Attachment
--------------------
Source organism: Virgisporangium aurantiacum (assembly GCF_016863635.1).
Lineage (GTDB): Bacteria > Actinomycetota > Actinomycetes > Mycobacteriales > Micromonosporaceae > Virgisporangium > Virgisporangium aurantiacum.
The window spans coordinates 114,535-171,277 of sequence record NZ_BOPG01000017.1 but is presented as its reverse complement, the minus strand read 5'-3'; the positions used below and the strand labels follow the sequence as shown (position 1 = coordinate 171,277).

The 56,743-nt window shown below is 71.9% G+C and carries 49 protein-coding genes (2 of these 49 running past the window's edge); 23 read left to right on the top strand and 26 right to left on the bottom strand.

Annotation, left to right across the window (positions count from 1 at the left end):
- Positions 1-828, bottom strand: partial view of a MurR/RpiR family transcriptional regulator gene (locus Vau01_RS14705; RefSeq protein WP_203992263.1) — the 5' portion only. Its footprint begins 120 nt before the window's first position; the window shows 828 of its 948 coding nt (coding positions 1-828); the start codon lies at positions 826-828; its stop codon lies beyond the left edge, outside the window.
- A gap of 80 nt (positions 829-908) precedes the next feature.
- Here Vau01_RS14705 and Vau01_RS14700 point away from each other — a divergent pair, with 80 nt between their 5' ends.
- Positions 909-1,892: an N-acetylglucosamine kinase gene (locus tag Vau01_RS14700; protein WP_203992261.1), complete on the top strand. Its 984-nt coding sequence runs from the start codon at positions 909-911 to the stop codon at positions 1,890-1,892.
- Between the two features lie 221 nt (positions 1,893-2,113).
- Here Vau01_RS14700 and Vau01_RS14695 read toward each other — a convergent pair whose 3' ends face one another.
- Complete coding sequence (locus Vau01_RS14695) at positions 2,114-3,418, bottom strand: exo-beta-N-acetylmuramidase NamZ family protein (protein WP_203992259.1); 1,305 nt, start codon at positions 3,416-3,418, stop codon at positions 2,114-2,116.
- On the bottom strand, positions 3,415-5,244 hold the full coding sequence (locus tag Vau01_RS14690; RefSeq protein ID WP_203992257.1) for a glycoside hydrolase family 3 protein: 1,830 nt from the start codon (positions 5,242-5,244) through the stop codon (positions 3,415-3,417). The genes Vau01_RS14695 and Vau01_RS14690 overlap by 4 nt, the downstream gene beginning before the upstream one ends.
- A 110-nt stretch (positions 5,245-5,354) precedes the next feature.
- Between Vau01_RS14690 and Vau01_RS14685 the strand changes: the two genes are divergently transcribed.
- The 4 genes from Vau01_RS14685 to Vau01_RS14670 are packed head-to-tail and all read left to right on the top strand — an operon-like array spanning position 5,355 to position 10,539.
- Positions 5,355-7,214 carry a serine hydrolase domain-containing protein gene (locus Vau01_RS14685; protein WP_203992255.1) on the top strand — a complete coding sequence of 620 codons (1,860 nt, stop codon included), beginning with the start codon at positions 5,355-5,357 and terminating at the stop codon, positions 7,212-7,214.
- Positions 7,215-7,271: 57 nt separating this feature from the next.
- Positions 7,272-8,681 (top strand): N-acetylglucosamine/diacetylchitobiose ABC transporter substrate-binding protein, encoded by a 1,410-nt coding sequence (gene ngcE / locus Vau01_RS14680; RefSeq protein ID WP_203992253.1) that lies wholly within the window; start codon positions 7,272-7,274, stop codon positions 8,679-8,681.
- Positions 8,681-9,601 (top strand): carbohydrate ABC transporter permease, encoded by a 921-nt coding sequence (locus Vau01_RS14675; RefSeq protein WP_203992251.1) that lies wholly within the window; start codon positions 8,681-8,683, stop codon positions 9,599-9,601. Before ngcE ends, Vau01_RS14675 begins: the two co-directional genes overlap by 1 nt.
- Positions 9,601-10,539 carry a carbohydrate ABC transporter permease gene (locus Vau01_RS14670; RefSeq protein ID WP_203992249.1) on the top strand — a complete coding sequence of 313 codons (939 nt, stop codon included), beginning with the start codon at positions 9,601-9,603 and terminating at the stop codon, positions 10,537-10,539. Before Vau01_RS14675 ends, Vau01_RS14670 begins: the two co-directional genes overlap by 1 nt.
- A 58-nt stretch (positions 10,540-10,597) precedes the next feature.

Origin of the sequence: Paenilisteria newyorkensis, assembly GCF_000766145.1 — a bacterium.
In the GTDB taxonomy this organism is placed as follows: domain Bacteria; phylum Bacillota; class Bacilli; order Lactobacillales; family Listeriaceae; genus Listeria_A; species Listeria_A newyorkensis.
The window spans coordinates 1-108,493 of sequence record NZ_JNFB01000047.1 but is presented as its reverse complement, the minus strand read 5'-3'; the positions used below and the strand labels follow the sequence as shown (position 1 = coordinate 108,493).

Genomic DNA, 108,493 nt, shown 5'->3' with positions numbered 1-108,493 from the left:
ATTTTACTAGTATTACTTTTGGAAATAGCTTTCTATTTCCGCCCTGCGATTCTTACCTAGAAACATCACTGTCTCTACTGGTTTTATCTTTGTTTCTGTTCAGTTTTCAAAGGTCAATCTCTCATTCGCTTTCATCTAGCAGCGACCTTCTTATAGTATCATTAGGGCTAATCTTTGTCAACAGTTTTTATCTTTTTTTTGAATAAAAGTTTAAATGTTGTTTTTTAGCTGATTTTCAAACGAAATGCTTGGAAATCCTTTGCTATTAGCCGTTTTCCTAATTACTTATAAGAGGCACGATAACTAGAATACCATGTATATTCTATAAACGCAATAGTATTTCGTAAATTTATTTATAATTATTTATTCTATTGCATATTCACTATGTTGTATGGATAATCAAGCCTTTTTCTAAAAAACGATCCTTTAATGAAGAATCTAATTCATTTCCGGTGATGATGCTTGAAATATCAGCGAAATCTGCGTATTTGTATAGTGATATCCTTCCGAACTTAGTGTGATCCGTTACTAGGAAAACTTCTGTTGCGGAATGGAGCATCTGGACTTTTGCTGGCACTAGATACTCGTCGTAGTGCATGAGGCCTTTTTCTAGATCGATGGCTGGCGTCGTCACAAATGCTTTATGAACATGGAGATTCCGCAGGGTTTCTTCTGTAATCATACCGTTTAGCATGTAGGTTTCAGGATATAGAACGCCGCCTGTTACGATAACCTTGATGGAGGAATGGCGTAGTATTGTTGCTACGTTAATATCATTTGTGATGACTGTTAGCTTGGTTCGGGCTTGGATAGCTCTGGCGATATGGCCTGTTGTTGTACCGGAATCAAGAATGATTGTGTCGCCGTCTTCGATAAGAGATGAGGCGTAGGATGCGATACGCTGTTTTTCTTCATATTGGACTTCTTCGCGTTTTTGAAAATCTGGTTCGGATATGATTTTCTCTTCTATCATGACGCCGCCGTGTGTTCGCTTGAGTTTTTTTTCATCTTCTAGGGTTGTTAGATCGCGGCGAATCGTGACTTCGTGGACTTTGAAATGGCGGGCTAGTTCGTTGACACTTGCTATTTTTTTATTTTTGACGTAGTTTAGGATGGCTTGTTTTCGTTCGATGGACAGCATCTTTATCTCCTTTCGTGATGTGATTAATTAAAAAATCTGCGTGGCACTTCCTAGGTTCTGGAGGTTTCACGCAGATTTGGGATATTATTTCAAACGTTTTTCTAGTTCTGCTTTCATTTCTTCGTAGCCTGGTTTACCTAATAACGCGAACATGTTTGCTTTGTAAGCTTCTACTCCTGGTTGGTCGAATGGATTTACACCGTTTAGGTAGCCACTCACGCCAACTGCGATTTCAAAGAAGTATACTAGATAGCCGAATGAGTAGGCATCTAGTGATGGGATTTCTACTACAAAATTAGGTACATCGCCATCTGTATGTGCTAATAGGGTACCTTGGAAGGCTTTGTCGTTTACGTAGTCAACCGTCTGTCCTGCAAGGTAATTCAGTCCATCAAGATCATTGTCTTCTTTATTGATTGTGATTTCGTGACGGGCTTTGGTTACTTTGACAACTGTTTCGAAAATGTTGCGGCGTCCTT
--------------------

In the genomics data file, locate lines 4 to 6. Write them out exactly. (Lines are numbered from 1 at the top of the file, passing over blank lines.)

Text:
The 56,743-nt window shown below is 71.9% G+C and carries 49 protein-coding genes (2 of these 49 running past the window's edge); 23 read left to right on the top strand and 26 right to left on the bottom strand.

Annotation, left to right across the window (positions count from 1 at the left end):
- Positions 1-828, bottom strand: partial view of a MurR/RpiR family transcriptional regulator gene (locus Vau01_RS14705; RefSeq protein WP_203992263.1) — the 5' portion only. Its footprint begins 120 nt before the window's first position; the window shows 828 of its 948 coding nt (coding positions 1-828); the start codon lies at positions 826-828; its stop codon lies beyond the left edge, outside the window.